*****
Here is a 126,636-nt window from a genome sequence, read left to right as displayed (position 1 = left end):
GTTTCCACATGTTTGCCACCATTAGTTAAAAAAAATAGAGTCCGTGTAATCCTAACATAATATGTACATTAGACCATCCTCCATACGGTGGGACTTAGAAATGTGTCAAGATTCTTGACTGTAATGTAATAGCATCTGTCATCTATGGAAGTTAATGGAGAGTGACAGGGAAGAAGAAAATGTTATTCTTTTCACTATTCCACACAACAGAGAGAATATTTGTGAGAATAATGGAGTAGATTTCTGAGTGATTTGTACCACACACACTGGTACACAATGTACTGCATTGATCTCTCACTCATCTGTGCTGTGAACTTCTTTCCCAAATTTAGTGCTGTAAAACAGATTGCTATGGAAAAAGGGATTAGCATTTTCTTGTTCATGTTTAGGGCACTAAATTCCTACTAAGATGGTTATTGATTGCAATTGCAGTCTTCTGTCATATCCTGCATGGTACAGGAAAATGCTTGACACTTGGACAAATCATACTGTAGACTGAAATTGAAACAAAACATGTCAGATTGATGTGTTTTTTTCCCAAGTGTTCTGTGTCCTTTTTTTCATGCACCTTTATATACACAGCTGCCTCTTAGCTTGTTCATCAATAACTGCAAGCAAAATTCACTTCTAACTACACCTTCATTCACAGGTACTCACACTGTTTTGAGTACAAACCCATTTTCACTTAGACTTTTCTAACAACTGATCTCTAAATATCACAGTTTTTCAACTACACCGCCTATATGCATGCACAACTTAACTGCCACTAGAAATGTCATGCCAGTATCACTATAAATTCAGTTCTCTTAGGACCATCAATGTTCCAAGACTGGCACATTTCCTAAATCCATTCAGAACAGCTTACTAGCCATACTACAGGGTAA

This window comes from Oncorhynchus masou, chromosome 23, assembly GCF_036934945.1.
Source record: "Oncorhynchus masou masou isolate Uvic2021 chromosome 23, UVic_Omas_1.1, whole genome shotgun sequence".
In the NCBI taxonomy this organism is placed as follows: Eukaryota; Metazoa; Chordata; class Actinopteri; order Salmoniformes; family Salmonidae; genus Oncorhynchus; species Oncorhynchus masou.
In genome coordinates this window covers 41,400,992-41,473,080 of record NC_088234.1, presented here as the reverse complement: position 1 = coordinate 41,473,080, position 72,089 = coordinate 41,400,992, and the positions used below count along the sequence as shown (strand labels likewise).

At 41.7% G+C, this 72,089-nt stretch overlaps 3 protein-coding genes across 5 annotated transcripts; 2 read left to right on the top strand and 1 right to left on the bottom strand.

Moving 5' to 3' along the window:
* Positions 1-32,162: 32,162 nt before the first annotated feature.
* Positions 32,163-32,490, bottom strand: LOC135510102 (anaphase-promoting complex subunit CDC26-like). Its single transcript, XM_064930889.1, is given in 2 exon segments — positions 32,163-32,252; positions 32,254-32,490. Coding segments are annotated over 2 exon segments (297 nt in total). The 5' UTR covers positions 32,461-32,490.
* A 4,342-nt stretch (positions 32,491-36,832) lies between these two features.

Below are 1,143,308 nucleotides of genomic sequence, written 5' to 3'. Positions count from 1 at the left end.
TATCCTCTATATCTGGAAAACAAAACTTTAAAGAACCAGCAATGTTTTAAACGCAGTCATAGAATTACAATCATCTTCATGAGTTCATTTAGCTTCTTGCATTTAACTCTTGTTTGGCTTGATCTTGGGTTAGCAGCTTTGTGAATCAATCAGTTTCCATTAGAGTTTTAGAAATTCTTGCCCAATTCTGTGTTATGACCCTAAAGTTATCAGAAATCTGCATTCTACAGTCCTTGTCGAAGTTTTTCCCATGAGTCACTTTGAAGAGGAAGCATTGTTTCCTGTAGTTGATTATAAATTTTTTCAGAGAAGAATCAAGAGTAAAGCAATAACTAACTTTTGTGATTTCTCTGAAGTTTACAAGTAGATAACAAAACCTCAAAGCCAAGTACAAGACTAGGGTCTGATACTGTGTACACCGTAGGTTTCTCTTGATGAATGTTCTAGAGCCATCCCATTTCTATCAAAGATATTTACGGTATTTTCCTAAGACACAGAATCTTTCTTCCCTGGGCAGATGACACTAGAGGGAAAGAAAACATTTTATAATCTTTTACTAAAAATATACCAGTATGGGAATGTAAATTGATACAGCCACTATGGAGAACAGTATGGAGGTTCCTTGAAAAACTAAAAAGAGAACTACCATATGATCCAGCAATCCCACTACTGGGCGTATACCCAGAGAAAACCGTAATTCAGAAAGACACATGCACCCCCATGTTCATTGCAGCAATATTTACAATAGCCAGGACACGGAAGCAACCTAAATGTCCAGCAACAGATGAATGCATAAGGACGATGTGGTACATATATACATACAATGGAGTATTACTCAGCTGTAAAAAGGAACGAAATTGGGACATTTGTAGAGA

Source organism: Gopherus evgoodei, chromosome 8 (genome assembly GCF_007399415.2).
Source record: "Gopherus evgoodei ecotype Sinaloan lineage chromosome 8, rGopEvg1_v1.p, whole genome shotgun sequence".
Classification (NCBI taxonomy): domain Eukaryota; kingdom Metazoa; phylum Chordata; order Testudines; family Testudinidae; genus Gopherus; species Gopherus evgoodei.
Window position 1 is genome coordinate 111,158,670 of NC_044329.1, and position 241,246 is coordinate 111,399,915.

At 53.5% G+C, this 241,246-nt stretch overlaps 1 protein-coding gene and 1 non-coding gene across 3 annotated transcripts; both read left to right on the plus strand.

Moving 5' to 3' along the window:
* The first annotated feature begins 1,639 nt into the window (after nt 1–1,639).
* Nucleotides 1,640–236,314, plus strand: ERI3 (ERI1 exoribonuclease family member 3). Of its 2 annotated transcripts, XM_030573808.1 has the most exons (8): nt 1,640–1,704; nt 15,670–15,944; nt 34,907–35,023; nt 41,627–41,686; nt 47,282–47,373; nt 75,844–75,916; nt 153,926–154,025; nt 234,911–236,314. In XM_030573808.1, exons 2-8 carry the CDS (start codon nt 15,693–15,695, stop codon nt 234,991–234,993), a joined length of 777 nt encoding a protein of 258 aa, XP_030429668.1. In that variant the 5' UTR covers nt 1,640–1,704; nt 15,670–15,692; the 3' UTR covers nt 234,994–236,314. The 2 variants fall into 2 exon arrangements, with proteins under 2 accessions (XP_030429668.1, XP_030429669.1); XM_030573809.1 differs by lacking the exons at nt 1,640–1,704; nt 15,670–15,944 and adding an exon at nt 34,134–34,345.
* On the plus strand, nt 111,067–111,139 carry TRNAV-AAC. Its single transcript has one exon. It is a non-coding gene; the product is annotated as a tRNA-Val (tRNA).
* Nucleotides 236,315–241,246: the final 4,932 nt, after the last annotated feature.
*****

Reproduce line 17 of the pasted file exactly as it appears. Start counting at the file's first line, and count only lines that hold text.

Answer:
Window position 1 is genome coordinate 111,158,670 of NC_044329.1, and position 241,246 is coordinate 111,399,915.